Franz Amberg, (Seal.)
Christoph Yunk, (Seal.)
John Reuter. (Seal.)”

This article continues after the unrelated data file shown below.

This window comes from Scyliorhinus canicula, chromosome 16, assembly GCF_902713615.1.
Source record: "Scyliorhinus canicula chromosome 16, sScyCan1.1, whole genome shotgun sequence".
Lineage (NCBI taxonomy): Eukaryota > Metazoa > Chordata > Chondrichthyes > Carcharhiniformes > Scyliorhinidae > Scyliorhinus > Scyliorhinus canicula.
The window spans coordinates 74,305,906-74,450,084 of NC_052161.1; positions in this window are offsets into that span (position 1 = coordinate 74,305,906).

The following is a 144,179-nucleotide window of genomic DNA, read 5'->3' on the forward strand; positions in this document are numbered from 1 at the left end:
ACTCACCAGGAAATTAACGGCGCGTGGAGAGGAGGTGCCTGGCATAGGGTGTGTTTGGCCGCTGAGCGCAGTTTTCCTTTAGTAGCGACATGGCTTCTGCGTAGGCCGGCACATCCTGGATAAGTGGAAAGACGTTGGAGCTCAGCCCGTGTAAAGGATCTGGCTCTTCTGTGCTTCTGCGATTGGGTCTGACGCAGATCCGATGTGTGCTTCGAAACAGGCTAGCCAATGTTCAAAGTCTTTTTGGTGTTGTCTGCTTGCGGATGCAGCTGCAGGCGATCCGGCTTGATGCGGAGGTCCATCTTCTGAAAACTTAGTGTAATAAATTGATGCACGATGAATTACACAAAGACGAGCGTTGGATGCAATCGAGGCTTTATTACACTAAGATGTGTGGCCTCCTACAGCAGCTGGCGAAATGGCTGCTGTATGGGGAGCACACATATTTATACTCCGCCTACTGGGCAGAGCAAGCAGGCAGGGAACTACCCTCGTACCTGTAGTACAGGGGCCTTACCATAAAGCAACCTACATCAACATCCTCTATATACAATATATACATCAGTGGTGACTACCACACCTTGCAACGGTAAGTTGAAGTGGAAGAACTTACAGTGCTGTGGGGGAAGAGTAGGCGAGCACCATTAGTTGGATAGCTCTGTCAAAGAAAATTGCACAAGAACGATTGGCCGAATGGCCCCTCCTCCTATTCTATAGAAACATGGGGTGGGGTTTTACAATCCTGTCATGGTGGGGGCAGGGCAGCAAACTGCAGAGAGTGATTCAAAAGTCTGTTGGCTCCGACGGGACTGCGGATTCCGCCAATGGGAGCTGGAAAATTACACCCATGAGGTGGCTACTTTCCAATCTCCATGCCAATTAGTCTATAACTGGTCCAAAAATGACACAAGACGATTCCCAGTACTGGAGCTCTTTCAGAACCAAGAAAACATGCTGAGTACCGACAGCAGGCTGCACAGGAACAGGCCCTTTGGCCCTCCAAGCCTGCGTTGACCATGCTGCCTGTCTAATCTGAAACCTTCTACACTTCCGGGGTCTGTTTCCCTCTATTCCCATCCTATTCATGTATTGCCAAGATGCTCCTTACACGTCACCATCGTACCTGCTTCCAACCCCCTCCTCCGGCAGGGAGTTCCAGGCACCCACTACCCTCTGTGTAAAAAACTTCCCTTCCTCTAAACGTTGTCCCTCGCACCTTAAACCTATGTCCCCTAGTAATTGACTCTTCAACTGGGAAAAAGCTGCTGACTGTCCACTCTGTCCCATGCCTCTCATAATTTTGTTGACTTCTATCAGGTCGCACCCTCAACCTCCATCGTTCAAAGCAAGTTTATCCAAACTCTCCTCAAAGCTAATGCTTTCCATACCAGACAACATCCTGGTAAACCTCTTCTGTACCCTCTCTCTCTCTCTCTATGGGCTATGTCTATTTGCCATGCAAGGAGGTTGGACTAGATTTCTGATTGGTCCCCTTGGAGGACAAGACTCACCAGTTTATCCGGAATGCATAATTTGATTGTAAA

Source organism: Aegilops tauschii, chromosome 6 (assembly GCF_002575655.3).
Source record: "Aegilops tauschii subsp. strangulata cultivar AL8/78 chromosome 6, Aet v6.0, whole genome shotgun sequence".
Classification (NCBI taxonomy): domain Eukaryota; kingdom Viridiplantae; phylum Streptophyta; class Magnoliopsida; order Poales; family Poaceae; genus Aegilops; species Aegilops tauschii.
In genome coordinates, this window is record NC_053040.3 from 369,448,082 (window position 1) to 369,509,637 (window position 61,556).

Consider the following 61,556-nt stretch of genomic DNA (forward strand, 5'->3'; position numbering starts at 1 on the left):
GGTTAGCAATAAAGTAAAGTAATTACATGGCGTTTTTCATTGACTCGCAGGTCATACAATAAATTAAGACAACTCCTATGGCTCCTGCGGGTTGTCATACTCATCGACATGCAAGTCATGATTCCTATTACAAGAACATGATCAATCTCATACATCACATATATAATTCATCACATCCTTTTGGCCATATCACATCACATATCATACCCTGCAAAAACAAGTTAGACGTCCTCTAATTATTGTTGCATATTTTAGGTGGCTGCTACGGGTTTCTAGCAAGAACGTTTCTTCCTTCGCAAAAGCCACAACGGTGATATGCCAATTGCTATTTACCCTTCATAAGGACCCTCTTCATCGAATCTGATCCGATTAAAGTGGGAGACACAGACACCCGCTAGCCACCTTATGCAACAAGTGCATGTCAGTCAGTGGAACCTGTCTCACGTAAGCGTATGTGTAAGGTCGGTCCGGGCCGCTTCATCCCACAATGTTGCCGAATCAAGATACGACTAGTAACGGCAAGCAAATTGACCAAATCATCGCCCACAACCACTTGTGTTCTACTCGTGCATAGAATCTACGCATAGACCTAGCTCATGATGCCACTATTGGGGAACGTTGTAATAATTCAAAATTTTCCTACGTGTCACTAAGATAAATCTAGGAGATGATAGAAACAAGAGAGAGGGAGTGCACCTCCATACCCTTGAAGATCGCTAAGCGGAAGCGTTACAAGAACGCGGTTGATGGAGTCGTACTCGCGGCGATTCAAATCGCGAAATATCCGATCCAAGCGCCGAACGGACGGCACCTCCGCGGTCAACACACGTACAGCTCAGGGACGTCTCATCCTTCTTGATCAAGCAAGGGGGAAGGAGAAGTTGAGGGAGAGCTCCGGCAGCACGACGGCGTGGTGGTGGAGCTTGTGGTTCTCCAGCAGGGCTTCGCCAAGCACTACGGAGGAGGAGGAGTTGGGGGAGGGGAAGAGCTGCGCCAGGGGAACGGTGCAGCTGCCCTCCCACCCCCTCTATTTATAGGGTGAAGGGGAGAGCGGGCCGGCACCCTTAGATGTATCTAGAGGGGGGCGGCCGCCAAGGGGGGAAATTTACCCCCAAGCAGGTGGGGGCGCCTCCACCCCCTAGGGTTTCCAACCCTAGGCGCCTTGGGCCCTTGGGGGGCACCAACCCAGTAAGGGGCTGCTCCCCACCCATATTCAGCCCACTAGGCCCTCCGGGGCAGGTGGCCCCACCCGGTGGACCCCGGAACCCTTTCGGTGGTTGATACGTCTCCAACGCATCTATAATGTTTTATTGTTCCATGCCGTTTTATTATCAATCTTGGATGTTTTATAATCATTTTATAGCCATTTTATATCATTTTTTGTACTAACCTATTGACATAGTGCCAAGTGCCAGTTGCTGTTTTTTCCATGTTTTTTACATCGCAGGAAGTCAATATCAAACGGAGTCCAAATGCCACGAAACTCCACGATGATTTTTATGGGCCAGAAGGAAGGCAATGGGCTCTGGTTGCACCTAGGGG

*239In the case of Emil Gasch and Charles Deubler, composing the firm of Deubler & Gasch, against C. L. Niehoff & Co., mentioned in the condition of the bond as pending in the circuit court of Cook county, the grounds of the attachment were traversed and issues made thereon, and pleas to the merits were also filed and issues formed thereon. On the hearing the issues in attachment were found for the defendants and the issues on the merits were found for the plaintiffs, and judgments were entered accordingly. In the other cases named in the bond which were; pending in the circuit court, issues in attachments and on the merits were also joined and the attachment issues found for defendants and the issues in assumpit for the plaintiffs, respectively, and several judgments were accordingly entered in those cases, respectively. In the two attachment cases pending in the superior court of Cook county the issues in attachment and in assumpsit were found for the plaintiffs and judgments entered accordingly.